Contains 22 essays by leading luminaries in policy making and research, illustrating the changing role of central banks and the policies they pursue in seeking monetary and financial stabilisation.
Bibliography, etc. Note
Includes bibliographical references and index.
Formatted Contents Note
Cover; Half Title; Title page; Imprints page; Contents; List of Figures; List of Tables; List of Contributors; Acknowledgement; 1 Introduction and Overview; 1.1 Introduction; 1.2 Overview of the Book; 1.3 Conclusion; References; Part I. Monetary Economics and Policy; 2 Money; References; 3 Monetary Control in the UK; 3.1 Introduction; 3.2 Money and Openness; 3.3 Monetary Policy after World War II; 3.3.1 Policy; 3.3.2 Money Not Important; 3.3.3 Controls on Bank Lending: Reserve/Deposit Ratios; Liquid Asset Ratios; Ceilings; Directives; Special Deposits; 3.3.4 Direct Controls. 3.4 The Return of Money: Competition and Credit Control3.4.1 Reservations and Implementation; 3.5 Conclusion; References; 4 Pristine and Parsimonious Policy; 4.1 Four Challenges to Central Bank Independence; 4.1.1 Non-Neutrality: Hysteresis and Trade-Offs; 4.1.2 Distributional Considerations; 4.1.3 The Only Game in Town: Central Banking as False Hope; 4.1.4 Over-Mighty Citizens: Central Banks in a Democratic Society; 4.2 Detour: Principles for Legitimate Delegation to Independent Agencies; 4.3 Central Banking as a Co-manager of the State's Consolidated Balance Sheet. 4.3.1 What Do Central Banks Do?4.3.2 A Minimalist Conception; 4.3.3 A Maximalist Conception; 4.3.4 Terms of Central Bank Independence: A Matter of Convention, Not Natural Law; 4.4 The Fiscal Carve-Out for Central Banking; 4.5 Parsimony Given Statutory Objectives; 4.6 Precepts for Central Bank Balance-Sheet Operations; 4.7 Conclusion: Parsimonious but Not Always Pristine Central Banking; References; 5 Central Bank Talk about Future Monetary Policy; 5.1 Forward Guidance; 5.1.1 Forward Guidance at the Effective Lower Bound; 5.1.2 Forward Guidance Comes in Many Varieties. 5.1.3 Challenges for Forward Guidance5.2 Federal Reserve Forward Guidance; 5.2.1 Evolution; 5.2.2 Effect; 5.3 Conclusions and Recommendations; References; 6 Bank Capital and Monetary Policy Transmission; 6.1 Bank Capital as the Foundation for Lending; 6.2 Negative Interest Rates and Credit Growth; 6.3 Concluding Remarks; Appendix: The Ninety Banks Used in the Sample for Figures 6.1 and 6.2; References; 7 When Are Central Banks More Likely to Target Asset Prices?; 7.1 Introduction; 7.2 Empirical Analysis on the Asset Price Channel; 7.3 Empirical Estimation of a More General Taylor Rule. 7.4 Concluding RemarksReferences; Part II. Financial Stability and Regulatory Policy; 8 The Macroprudential Toolkit; 8.1 Introduction; 8.2 Background; 8.3 Improving the Framework for Financial Stability Analysis and Policy Decisions; 8.3.1 A Framework; 8.3.2 Governance Best Practices; 8.3.3 Toolkit Best Practices; 8.3.4 Stress Tests: Microprudential and Macroprudential; 8.3.5 Through-the-Cycle or Time-Varying Tools; 8.3.6 Crisis-Fighting Tools; 8.3.7 Tabletop Exercises; 8.3.8 Unintended Consequences; 8.3.9 Guardrails and Incentives; 8.3.10 Evaluation of Tools.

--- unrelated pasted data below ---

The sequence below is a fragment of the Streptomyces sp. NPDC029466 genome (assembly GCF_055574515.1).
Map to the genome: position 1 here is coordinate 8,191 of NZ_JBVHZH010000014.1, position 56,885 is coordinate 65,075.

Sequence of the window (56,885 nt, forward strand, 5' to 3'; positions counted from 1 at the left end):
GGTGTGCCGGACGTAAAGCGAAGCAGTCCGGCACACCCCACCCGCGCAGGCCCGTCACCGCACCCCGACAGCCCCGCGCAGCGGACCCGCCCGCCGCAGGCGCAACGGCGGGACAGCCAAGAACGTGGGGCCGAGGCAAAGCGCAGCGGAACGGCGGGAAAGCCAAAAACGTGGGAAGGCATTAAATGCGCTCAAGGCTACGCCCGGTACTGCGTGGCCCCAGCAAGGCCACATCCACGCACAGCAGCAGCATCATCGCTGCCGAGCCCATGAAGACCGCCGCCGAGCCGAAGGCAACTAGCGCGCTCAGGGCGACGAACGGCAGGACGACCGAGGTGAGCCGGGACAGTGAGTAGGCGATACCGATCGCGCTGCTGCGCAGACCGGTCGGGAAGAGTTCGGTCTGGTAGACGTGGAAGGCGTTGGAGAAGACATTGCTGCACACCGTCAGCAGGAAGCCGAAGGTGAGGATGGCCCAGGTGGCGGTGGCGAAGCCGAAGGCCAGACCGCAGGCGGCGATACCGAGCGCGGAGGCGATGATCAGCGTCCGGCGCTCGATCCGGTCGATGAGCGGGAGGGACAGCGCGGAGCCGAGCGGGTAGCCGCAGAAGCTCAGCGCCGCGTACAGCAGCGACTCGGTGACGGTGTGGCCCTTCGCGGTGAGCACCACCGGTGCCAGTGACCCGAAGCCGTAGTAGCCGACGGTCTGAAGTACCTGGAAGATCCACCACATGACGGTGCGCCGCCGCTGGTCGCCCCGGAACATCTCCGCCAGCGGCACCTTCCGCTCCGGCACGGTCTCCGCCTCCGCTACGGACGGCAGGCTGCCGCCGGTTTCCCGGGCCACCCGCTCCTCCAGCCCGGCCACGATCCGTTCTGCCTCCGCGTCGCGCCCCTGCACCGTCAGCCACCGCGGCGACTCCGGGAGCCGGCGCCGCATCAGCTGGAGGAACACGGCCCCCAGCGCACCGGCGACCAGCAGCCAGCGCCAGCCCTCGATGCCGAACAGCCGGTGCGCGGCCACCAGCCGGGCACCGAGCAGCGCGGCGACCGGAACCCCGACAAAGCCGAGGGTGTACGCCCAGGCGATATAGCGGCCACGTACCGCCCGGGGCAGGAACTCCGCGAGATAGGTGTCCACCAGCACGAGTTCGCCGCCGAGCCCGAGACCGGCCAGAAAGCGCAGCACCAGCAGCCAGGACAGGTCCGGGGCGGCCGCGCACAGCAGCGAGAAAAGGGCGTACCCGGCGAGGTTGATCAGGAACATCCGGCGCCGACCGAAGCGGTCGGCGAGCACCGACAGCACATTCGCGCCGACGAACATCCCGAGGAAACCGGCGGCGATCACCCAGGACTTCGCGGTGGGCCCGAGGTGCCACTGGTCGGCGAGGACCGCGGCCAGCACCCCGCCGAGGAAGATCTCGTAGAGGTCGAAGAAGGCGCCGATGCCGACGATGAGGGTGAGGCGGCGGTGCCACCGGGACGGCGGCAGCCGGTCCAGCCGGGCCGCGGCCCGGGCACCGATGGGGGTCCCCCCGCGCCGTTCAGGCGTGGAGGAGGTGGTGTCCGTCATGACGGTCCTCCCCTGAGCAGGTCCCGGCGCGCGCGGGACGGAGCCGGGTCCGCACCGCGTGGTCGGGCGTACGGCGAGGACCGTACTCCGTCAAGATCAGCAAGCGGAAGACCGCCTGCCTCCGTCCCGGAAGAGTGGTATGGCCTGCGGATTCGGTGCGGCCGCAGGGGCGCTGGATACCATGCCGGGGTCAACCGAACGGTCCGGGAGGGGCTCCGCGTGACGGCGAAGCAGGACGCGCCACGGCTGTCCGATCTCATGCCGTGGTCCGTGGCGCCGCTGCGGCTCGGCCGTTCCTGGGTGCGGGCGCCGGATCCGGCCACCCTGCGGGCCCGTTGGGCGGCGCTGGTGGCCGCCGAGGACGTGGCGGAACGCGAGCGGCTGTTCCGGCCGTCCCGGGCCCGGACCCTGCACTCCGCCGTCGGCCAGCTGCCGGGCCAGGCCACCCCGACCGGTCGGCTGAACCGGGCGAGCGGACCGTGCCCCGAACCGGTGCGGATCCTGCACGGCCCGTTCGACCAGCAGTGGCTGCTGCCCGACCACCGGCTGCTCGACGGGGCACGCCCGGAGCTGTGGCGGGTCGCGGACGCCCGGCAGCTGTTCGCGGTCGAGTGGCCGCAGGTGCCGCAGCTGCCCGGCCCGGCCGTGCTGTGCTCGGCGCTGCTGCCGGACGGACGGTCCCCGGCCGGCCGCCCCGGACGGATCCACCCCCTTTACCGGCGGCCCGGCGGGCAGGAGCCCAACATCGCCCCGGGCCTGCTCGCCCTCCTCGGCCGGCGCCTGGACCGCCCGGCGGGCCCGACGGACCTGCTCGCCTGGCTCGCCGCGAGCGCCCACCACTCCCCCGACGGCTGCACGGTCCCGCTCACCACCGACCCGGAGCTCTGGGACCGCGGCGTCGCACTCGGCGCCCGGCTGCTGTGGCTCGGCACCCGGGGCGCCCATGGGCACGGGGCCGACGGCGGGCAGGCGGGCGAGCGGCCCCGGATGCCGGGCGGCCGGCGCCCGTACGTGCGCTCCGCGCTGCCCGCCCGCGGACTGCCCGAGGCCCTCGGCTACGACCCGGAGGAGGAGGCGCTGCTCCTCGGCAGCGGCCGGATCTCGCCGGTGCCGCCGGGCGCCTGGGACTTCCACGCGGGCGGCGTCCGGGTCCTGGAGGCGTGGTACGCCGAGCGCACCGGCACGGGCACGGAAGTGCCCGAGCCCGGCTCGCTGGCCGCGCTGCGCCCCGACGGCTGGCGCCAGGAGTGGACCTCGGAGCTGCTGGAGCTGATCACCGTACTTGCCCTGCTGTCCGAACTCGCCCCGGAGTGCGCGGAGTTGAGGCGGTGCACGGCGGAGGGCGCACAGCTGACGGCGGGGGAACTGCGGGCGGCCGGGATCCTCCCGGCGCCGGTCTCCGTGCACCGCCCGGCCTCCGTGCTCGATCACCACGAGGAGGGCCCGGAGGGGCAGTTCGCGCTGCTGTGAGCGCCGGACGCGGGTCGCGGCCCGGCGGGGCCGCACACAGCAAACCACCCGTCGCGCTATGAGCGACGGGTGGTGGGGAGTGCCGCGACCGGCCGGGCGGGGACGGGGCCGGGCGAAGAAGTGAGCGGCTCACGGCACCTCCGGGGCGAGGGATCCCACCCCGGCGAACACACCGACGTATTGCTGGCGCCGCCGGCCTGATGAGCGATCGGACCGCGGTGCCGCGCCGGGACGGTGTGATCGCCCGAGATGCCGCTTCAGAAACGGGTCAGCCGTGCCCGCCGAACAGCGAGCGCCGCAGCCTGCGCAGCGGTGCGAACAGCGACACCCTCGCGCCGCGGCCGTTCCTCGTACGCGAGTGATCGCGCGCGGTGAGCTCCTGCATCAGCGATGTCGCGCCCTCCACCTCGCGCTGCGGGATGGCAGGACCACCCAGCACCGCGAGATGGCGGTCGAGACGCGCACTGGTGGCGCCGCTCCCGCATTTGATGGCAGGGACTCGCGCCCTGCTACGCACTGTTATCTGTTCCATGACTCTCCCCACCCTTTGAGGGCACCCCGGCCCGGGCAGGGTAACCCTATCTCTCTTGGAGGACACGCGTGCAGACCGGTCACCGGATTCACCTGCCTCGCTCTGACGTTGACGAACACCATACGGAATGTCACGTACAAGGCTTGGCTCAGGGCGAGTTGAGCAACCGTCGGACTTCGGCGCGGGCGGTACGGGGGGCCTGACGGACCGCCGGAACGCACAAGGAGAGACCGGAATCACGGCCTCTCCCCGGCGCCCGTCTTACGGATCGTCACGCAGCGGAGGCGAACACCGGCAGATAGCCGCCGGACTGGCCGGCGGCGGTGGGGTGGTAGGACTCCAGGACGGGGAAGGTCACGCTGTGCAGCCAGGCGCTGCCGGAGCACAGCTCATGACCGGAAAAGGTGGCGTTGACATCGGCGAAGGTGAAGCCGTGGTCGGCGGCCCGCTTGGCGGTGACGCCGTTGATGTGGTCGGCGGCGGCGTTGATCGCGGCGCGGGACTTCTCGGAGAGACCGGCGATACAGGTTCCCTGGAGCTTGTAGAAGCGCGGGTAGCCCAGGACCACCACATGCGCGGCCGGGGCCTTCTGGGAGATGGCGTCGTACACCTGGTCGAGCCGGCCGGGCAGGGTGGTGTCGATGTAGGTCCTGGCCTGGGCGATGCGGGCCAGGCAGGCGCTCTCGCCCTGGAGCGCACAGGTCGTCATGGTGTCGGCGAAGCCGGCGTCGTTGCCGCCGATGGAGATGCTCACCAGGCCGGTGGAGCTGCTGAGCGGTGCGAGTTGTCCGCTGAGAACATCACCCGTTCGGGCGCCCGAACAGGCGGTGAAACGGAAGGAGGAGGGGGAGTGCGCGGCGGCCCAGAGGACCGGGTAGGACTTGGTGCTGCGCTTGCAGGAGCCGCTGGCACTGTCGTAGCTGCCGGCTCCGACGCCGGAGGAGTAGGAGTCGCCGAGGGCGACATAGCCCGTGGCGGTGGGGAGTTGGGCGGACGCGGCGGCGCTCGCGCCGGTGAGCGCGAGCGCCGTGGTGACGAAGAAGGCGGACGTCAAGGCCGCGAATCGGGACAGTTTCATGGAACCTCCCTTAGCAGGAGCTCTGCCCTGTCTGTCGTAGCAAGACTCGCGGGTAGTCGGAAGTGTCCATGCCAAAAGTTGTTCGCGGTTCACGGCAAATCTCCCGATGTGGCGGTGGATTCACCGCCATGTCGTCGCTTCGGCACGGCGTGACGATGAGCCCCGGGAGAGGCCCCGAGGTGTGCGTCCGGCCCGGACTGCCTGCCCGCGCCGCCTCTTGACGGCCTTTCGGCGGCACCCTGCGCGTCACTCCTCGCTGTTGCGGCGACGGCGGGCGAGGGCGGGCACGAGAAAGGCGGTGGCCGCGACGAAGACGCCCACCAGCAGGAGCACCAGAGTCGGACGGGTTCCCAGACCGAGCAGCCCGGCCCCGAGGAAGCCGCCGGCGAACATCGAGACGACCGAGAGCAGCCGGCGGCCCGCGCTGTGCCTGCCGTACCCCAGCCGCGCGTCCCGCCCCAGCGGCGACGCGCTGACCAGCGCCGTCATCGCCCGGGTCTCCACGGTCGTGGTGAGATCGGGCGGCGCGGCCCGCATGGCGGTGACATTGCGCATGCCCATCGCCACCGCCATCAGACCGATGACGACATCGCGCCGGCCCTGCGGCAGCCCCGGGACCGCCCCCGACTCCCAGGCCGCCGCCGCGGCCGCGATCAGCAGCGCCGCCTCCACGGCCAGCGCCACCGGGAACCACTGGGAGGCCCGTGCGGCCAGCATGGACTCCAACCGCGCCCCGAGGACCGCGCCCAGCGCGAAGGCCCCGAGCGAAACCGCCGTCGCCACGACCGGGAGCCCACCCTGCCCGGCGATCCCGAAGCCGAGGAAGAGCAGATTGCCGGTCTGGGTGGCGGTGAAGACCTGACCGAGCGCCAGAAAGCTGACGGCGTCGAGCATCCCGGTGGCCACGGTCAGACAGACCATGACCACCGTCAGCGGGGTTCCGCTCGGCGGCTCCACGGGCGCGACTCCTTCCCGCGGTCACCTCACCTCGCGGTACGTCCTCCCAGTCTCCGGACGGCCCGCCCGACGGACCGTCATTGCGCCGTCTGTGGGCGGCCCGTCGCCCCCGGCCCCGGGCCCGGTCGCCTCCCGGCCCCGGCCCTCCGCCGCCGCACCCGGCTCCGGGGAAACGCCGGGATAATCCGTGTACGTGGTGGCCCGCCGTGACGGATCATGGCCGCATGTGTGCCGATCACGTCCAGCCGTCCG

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Print version: Changing fortunes of central banking. First edition. New York : Cambridge University Press, 2018